Photo: McQueary’s Ranch. Original Ford Barn. Part of the 320 Acre parcel homesteaded by Dick and Jessie McQueary in 1895. Later named the 4 Bar 4 Ranch. Photo courtesy of the Fraser Historic
Have you ever driven County Road 5, maybe to go to the Pole Creek Golf Course or just to avoid Route 40 traffic? If so, you have probably noticed an old Barn being rebuilt and a sign letting you know an old, historic Stagecoach Hotel is going to be rebuilt next to it. Well, the rebuilding starts this Monday, August 10, with a ground-breaking ceremony at 9:30.
The story and people behind this old stagecoach Hotel is most interesting and brings to life little known history of Grand County. To understand the importance of this Stagecoach Hotel and its location let me give you some historical background.
The chief character of this story is Dick McQueary who led the effort to build the first road through Rocky Mountain National Park. But another important Fraser Valley road that McQueary built is County Road 5 (also known to locals as the 4 Bar 4 road). This six-mile stretch of road led travelers out of Fraser and towards Granby and Grand Lake and it ran right through McQueary’s ranch.
In 1895, Dick and his wife Jessie homesteaded the 320-acre ranch just outside Fraser and named it the 4 Bar 4 Ranch. Before Route 40 was developed the 4 Bar 4 road was the only way to drive north out of Fraser. This stretch of road starts near the ball fields just outside Fraser and ends 6 miles north. If you look closely, you will see that the road signs still call it the 4 Bar 4 road while noting it is also CR 5.
The 4 Bar 4 road (also referred to as the Georgetown Stage Line) is historic not only because it was the first road into Grand County from Berthoud Pass, but also because it was an integral part of the nation’s first highway from Washington D.C. to San Francisco and later part of the transcontinental auto trail in America.
Given the significance of the 4 Bar 4 road in the growth and development of Grand County, the question to many was how to remember this history and help visitors and residents enjoy it. Turns out that question was answered by an energetic and resourceful group now known as Historic Fraser, Inc (HFI). More about them in a bit.
First, some basic history. In 1895, Dick and Jessie McQueary built the Stagecoach Hotel on the 4 Bar 4/CR 5 road with family quarters and boarding rooms. The 4 Bar 4 Stagecoach Hotel hosted many a traveler on their way to Grand Lake. The Stagecoach Hotel was also a stop on the Georgetown Stage Line. Once the railroad came through in 1905 the stagecoach was largely eliminated but the Hotel stayed open until 1912.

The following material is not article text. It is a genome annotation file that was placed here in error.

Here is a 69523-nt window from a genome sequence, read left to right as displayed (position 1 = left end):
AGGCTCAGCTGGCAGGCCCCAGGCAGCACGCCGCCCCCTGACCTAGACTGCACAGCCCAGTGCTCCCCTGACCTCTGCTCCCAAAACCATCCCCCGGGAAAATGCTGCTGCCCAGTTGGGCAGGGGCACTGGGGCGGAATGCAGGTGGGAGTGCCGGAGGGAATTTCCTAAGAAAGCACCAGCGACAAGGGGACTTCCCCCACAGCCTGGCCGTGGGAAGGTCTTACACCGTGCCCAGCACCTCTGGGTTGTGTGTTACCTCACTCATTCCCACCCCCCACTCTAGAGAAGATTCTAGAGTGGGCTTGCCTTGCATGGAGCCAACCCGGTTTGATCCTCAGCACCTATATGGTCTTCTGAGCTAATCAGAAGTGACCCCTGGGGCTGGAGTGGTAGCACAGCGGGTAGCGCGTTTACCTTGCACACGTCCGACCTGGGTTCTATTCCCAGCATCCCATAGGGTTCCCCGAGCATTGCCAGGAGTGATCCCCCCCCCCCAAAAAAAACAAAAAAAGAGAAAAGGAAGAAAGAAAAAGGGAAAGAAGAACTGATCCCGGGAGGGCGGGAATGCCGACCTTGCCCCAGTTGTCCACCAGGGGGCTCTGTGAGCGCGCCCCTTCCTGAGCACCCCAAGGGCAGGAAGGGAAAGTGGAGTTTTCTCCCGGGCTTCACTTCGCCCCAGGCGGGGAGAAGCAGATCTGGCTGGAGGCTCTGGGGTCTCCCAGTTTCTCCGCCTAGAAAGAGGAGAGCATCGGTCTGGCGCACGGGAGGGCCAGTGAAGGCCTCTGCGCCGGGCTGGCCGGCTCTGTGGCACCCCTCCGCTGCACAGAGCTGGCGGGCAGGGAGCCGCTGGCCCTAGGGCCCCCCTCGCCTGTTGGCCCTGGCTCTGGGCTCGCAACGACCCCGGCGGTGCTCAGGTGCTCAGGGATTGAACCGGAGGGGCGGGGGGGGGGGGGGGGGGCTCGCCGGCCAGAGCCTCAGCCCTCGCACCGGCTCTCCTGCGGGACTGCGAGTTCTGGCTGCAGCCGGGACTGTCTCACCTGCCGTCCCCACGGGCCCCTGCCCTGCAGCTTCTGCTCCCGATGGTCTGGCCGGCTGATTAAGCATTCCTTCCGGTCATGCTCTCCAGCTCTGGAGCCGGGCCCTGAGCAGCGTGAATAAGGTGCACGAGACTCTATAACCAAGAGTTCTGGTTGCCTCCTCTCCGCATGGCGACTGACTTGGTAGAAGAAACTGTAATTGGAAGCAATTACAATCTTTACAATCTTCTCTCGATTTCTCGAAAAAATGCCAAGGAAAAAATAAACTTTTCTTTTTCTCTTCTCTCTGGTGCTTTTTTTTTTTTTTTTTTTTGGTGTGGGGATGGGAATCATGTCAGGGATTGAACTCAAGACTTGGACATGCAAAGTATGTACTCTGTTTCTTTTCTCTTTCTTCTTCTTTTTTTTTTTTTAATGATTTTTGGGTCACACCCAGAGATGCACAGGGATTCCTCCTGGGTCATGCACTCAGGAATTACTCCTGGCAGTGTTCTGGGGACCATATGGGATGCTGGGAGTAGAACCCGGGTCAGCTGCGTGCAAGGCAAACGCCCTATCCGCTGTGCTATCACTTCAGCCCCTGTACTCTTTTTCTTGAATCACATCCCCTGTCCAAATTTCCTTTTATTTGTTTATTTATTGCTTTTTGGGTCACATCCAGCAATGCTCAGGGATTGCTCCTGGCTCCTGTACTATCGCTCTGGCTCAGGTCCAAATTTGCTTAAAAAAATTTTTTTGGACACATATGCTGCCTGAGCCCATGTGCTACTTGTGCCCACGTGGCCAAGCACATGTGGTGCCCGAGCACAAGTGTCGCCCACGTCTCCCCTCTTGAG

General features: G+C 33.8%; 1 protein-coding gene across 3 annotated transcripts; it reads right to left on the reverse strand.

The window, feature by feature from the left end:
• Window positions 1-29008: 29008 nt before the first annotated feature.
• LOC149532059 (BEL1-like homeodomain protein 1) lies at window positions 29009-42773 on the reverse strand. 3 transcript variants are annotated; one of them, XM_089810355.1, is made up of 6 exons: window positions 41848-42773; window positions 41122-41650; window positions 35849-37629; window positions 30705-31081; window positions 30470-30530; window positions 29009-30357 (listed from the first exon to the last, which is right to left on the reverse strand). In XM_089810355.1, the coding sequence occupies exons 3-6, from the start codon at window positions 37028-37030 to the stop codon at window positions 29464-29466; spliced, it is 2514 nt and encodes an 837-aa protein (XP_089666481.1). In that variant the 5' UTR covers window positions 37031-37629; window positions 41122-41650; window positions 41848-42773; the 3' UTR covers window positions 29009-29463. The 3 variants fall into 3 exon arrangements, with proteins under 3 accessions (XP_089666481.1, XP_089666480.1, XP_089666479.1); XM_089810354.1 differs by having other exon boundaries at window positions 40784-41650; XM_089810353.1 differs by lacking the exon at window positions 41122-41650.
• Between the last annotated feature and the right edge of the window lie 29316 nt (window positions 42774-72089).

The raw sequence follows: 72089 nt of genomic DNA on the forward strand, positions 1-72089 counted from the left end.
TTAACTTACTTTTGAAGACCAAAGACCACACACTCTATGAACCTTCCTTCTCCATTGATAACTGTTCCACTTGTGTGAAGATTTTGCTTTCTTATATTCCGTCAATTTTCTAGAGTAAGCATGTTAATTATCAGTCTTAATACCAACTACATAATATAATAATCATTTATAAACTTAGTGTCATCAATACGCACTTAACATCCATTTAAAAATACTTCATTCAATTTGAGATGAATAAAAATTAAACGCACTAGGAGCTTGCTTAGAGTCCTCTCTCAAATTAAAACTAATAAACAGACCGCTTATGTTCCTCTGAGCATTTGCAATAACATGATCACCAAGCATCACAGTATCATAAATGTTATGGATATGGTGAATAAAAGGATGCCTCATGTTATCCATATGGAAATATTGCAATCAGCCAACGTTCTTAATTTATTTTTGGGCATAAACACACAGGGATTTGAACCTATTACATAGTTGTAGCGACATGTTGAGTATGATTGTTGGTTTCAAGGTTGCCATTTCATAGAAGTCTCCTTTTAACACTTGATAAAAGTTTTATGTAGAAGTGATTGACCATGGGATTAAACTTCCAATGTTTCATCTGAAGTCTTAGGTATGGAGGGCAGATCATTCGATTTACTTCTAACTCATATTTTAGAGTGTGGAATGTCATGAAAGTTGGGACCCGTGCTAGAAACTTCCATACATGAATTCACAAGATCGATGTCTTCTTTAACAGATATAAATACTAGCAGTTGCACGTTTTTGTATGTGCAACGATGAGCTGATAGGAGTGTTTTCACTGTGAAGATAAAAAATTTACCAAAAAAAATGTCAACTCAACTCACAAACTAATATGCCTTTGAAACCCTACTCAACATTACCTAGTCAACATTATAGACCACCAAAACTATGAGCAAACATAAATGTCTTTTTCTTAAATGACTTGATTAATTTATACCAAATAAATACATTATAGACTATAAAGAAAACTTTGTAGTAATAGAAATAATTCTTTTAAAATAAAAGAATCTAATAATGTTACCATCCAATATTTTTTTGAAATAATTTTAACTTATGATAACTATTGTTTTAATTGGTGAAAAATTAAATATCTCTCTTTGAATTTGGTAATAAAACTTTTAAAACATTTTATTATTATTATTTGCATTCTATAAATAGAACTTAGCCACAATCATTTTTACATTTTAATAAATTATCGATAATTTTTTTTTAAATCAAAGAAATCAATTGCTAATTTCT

In 1912 the hotel and barn began its second life as the first automobile agency site in Grand County. Final assembly of Ford’s Model T car was performed in the barn and then stored on the 2nd floor until the car was delivered to its new owners. The dealership survived only 5 years before the ranch returned to its roots as a cattle farm.
Enter the good folks of the Historic Fraser, Inc. (HFI). Understanding that history is best remembered and honored with physical structures, HFI started out to rebuild the deteriorating 4 Bar 4 Stagecoach Hotel and Ford Barn. With the assistance and support of many organizations and individuals (i.e., the History Colorado State Historical Fund; the Grand Foundation, Gates Family and Peter Grant Foundations; Dave Lively (founder of Historic Fraser); various McQueary family members; local businesses and others), the HFI team of Rhonda Paschal (President of HFI) and Kent Wehmeyer & Steve Watts (board members) organized this important project. Fortunately, grant funding, donations and in-kind support were sufficient to rebuild the Ford Barn over the last few years. Next week, August 10, there will be a ground-breaking ceremony to start rebuilding the 4 Bar 4 Stagecoach Hotel to its original design. The Barn is now complete, and attendees will be invited to look around.
In attendance will also be McQueary family members, including Rob McQueary (the great, great grandson of Dick McQueary) and his two sons, Alex and Traver who helped with this project. Also attending will be Aeryn Donnelly, HFI’s special events manager. Stop by and ask them any questions about this very special project and how the 4 Bar 4 Stagecoach Hotel, 4 Bar 4 road and Ford Barn have added to the rich history of our valley.
This project is a timely reminder of the value of remembering history in the Fraser Valley. It seems that some people want to rewrite history today and in doing so use it for whatever political purpose they may have in mind. But as the sign at the Ford Barn states, “Plan for the Future, Honor the Past”, the past is best used to understand what it took to build this country, how and who made it actually happen, and keep those lessons in mind as we continue to build the future.
For more information please visit www.savethe4Bar4.org
Please send any comments to me at firstname.lastname@example.org.